(Bloomberg) -- Spain’s imports of Russian liquefied natural gas have soared 84% since the outbreak of the war in Ukraine, highlighting how dependent Europe remains on Moscow despite efforts to slash energy ties.

The European country has been forced to boost LNG purchases from elsewhere after shipments from longstanding gas supplier Algeria declined following a diplomatic feud between the two nations. While Russia has cut sales through pipelines to Europe to a bare minimum, LNG flows surged more than 30% last year. 

The country’s reliance on Russian LNG is likely to attract the attention of EU politicians, some of whom have been calling for Moscow’s revenue to be cut following its invasion of Ukraine. The bloc’s energy chief Kadri Simson last week urged these shipments be stopped, saying European companies should not renew long-term contracts once current ones end. She didn’t announce any specific measures.

Spain is the EU’s top buyer of Russian LNG so far this year, followed by Belgium and France, ship-tracking data on Bloomberg show. It is also the bloc’s biggest spender — €944 million ($1 billion) — on oil and gas combined from Moscow, according to the Centre for Research on Energy and Clean Air.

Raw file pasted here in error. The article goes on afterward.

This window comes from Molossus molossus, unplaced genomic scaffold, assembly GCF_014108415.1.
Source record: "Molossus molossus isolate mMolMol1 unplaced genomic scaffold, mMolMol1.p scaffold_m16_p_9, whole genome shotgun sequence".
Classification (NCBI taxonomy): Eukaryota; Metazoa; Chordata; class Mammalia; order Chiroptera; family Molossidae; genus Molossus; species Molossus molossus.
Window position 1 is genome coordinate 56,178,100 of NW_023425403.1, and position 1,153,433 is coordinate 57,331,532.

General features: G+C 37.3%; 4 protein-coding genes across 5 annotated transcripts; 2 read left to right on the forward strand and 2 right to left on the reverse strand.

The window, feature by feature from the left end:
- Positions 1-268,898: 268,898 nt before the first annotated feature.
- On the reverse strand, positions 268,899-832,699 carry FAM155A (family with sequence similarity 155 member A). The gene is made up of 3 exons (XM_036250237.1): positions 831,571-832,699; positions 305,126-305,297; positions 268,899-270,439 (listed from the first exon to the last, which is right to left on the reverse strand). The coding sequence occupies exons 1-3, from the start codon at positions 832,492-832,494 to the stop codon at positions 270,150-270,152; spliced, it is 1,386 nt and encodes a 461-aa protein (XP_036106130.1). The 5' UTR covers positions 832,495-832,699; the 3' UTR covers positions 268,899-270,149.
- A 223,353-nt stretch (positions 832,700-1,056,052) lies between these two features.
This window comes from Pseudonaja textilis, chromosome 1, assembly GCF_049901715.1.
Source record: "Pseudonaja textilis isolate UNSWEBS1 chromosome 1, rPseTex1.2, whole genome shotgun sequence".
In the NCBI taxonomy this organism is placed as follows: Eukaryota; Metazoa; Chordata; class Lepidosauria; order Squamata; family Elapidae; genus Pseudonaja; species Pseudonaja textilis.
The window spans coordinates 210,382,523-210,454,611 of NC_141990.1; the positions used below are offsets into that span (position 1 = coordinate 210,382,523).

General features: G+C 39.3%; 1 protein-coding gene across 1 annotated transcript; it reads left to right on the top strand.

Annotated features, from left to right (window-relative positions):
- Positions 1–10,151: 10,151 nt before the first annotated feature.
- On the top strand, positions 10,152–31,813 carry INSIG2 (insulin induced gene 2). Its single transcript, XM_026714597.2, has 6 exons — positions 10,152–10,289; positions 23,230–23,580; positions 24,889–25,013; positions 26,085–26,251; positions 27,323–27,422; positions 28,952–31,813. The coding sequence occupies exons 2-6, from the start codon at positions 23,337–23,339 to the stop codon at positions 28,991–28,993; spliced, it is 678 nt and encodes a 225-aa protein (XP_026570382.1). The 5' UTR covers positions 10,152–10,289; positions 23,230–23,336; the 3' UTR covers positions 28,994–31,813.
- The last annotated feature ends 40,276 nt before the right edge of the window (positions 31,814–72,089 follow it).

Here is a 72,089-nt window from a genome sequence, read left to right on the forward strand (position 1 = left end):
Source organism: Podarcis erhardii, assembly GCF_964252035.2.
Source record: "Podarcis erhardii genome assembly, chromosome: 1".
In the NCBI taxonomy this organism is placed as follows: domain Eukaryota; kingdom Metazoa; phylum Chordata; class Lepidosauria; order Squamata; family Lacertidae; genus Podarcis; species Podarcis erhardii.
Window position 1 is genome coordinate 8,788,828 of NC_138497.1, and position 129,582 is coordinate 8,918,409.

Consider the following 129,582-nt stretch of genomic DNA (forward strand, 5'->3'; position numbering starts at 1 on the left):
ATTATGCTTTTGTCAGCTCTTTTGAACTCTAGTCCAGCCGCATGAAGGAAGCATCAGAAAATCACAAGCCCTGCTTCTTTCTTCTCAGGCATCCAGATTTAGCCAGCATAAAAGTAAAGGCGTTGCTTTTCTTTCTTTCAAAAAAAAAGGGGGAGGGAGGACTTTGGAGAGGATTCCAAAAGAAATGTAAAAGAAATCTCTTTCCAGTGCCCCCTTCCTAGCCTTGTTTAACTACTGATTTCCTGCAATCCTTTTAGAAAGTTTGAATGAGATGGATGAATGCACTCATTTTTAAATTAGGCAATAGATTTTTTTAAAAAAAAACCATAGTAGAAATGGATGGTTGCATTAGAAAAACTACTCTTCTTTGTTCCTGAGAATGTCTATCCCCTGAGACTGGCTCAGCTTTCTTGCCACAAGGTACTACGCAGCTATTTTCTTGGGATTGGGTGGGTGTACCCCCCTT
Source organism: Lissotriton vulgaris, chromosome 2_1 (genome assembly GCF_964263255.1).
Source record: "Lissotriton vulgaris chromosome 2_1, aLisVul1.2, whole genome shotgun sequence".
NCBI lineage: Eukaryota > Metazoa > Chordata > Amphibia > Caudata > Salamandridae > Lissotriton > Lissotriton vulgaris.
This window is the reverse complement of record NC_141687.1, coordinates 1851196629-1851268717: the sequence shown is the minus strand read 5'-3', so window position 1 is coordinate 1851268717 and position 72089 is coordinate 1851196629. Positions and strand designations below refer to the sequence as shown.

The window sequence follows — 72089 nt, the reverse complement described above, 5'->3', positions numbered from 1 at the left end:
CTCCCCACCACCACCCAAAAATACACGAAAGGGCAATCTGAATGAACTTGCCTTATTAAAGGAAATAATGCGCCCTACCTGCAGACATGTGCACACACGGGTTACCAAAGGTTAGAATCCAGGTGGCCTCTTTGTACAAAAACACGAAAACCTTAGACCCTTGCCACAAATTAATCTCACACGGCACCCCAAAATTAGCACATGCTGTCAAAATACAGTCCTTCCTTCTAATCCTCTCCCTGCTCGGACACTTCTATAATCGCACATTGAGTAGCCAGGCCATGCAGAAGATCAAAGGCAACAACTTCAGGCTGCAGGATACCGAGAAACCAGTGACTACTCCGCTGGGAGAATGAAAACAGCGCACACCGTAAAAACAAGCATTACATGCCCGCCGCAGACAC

Spain only receives Russian gas as LNG, as its utility Naturgy Energy Group SA holds a 20-year contract to purchase the fuel from Yamal LNG in the Arctic until 2038. Imports between March 2022 and February this year rose to 61,344 gigawatt-hours, compared with 33,305 gigawatt-hours in the same period a year earlier, according to data from grid operator Enagas SA. Purchases of the fuel from the US grew 48% in the period.

Russian LNG accounted for 14% of Spain’s total supply in the period, a 6.2 percentage point increase. LNG from Russia made up about 16% of total imports of the fuel into western Europe last month, with the US delivering nearly a half.

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